Today’s guest post is by Dr. Shannon Tucker who is serving with CMF in Kenya.

“Blessed are the Flexible…. for they will not be broken.”

This is a favorite saying of one of my teammates and as a missionary it is good to remember.

I have always enjoyed sharing what I have learned with others, whether this was in a large group setting, or with smaller groups and individuals, including people I worked with and clients. I am thankful for all God has allowed me to experience and learn throughout my life and I love sharing those things with others. I especially love public health, veterinary medicine, and science in general. Did you know that scorpions glow under a UV light? Thanks to a friend in Tanzania I now know that and am sharing that Fun Fact for the Day with you all!

Before I came here I was comfortable that how I taught was not that bad and that people did learn things from me. Now I am transplanted in a new culture and every day I question how I am teaching and how I can do it better. The people I am teaching have different interests, abilities and levels of education, with many having no formal education. However, they all have something in common that is very different from me. They come from oral societies.

“‘Orality’ refers to reliance upon the spoken, rather than written, word for communication.”  (From the International Orality Network website)

The CHE (Community Health Evangelism) program that I work with is great in that it uses spoken word, stories, skits, dramas, pictures and many other participatory learning tools to help teach lessons, which are really more facilitated discussions based around lessons than teaching facts to memorize. In itself it is flexible and can be adapted to use with different cultures. This is good, but it takes the teacher/ facilitator recognizing a need to adapt and the ability to be flexible and do the adapting.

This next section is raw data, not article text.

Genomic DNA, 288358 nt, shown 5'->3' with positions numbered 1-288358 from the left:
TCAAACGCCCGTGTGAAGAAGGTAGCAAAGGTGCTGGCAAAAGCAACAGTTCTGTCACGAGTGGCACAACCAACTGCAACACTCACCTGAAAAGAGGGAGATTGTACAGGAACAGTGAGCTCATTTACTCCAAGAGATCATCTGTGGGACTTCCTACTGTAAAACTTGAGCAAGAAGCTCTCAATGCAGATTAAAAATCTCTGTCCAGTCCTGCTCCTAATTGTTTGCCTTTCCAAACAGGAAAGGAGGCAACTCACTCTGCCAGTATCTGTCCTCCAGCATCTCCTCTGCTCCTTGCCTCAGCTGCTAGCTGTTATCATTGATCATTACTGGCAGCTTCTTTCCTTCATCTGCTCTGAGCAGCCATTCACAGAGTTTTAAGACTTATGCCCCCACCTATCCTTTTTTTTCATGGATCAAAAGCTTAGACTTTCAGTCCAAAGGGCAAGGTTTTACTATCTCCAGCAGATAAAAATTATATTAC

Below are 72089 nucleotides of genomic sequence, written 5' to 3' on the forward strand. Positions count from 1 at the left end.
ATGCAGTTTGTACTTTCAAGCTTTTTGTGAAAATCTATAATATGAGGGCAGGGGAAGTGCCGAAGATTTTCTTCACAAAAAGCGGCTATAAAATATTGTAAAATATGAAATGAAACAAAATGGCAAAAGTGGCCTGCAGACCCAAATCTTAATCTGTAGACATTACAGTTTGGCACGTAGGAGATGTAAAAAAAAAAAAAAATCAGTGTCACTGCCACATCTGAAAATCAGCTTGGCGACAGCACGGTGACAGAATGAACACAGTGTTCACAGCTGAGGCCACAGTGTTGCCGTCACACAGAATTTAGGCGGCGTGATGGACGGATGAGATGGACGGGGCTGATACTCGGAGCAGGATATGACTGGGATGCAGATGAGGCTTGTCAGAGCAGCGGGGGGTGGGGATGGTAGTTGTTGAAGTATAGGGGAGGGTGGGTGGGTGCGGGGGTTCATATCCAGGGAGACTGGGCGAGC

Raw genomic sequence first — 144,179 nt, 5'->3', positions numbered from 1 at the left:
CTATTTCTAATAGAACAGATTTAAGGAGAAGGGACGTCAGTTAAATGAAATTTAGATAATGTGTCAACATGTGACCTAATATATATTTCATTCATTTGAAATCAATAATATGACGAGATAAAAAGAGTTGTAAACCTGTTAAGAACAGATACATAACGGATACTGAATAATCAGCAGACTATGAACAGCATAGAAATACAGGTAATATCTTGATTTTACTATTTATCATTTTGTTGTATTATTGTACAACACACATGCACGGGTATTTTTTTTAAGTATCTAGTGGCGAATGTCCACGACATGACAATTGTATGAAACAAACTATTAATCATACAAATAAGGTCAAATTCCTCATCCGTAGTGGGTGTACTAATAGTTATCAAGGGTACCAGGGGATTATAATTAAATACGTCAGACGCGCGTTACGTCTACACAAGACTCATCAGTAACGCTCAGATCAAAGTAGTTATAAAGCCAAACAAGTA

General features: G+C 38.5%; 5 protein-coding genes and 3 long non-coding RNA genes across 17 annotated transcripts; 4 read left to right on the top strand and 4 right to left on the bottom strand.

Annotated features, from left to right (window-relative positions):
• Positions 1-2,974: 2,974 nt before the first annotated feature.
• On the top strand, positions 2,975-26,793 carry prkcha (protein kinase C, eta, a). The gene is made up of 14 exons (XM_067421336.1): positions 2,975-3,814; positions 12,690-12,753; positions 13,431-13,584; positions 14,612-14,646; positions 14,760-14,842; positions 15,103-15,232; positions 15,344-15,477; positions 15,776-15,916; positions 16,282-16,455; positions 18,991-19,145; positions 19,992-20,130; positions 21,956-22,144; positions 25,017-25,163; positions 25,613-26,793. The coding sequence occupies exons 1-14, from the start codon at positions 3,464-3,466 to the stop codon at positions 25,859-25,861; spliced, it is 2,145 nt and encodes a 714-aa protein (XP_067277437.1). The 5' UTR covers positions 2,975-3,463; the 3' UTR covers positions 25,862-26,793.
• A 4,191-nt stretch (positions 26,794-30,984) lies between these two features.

This has not been easy, but I am continuing to adapt and want to share one way I have done this when teaching/facilitating a lesson that begins with the creation story. When I first taught this I used pictures that I made, then began asking the people to draw the pictures, then I added motions/ actions that made sense to me for each day to help me remember, lastly I asked the people themselves to decide which motions/ actions they wanted to use.

Enjoy Shannon’s video of the results from one Kenyan community.  See for yourself how through telling the gospel story orally and by applying motions,  hope is shared in another culture.  To find out more, or to follow Dr. Tucker you can visit her blog here.

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